Abstract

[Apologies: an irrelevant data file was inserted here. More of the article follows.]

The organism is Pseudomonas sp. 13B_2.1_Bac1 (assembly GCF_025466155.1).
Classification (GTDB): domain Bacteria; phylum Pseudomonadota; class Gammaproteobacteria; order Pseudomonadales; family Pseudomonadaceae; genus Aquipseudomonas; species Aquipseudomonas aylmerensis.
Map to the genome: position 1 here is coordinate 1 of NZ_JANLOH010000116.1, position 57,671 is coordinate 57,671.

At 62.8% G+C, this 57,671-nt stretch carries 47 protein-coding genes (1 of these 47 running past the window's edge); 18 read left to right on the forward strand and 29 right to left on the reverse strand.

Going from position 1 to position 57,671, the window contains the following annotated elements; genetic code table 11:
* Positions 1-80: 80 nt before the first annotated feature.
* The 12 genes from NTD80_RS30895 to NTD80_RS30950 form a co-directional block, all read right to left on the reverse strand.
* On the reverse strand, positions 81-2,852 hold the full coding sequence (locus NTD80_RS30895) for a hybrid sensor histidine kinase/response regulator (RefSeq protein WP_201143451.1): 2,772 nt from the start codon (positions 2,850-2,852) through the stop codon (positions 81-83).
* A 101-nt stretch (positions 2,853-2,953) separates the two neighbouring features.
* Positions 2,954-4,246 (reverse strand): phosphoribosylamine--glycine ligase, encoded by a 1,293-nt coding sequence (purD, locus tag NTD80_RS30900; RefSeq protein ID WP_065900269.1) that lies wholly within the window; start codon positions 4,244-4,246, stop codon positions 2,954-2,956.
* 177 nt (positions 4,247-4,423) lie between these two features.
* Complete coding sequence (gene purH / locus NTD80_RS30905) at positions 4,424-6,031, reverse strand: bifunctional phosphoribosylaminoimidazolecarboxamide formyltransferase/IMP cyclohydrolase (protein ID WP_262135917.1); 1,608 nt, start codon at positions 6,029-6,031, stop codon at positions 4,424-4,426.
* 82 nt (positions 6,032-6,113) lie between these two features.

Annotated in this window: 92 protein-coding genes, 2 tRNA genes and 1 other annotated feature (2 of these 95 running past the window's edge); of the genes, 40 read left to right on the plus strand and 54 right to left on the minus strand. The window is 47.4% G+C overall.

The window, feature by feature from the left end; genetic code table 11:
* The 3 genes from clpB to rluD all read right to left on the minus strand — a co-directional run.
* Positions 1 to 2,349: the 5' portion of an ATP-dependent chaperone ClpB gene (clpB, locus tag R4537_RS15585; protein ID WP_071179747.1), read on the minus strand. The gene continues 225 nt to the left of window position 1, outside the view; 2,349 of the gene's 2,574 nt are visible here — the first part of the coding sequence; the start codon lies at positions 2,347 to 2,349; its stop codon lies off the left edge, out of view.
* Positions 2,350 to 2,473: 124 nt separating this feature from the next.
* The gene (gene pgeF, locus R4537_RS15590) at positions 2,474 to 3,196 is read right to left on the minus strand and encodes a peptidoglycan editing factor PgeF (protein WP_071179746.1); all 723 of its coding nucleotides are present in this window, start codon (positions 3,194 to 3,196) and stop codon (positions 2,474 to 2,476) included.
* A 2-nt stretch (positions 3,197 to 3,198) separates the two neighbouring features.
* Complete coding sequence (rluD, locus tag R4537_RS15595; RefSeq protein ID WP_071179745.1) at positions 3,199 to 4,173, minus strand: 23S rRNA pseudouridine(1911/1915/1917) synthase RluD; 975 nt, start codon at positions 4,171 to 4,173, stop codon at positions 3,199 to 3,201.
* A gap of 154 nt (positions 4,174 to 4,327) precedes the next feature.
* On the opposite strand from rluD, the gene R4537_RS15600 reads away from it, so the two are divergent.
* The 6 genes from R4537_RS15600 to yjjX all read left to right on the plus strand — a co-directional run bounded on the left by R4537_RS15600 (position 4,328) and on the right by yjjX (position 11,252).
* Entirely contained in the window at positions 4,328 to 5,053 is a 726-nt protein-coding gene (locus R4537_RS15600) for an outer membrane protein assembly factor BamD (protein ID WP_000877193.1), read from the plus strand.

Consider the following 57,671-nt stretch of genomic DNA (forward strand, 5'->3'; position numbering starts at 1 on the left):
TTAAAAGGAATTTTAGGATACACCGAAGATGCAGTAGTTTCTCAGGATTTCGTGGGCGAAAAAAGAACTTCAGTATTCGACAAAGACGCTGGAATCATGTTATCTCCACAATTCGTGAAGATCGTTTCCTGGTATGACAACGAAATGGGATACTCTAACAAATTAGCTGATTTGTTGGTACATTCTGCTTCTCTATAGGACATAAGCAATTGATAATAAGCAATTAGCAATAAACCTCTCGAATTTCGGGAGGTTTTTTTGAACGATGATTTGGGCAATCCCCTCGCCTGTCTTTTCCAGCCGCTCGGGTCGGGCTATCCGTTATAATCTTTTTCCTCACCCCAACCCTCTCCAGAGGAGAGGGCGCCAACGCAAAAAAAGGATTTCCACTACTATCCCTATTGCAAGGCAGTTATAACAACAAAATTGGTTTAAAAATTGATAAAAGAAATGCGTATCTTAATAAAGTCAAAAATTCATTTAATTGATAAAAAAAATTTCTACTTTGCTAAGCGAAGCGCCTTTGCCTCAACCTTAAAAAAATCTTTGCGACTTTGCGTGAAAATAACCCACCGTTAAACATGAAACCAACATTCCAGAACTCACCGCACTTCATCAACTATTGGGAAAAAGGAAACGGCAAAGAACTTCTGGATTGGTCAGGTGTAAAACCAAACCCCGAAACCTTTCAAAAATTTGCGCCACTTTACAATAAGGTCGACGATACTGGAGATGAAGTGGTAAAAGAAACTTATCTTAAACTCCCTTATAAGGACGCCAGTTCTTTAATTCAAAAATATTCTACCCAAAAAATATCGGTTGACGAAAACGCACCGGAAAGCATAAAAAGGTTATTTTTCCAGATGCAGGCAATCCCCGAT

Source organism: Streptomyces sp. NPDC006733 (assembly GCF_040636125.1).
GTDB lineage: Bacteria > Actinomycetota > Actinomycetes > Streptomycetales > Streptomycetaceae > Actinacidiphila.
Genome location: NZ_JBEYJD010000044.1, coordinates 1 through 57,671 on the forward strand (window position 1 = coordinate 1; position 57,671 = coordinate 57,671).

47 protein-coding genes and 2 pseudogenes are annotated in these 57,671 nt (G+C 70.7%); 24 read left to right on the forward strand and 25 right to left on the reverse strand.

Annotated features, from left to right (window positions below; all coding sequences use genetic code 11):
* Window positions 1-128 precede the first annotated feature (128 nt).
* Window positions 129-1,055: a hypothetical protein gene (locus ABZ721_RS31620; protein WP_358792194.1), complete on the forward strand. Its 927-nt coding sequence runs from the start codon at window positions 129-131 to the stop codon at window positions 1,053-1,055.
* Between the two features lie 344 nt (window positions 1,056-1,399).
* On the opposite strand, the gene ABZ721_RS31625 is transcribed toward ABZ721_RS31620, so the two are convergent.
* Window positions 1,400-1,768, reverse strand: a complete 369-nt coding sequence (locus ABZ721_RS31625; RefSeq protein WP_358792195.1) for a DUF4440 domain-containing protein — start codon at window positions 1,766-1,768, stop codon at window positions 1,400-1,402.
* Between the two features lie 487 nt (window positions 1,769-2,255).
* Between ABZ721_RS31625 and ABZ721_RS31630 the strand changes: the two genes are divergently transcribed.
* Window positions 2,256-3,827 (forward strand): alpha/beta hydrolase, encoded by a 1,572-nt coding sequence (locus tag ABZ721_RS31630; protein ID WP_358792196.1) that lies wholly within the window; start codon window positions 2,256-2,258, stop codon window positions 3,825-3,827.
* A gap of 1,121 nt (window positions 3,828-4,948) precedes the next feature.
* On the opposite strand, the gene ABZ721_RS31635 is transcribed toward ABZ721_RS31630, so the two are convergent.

When resolving mixture data sets using self-modeling mixture analysis techniques, there are generally a range of possible solutions. There are cases, however, in which a unique solution is possible. For example, variables may be present (e.g., m/z values in mass spectrometry) that are characteristic for each of the components (pure variables), in which case the pure variables are proportional to the actual concentrations of the components. Similarly, the presence of pure spectra in a data set leads to a unique solution. This paper will show that these solutions can be obtained by applying angle constraints in combination with non-negativity to the solution vectors (resolved spectra and resolved concentrations). As will be shown, the technique goes beyond resolving data sets with pure variables and pure spectra by enabling the analyst to selectively enhance contrast in either the spectral or concentration domain. Examples will be given of Fourier transform infrared (FT-IR) microscopy of a polymer laminate, secondary ion mass spectrometry (SIMS) images of a two-component mixture, and energy dispersive spectrometry (EDS) of alloys.

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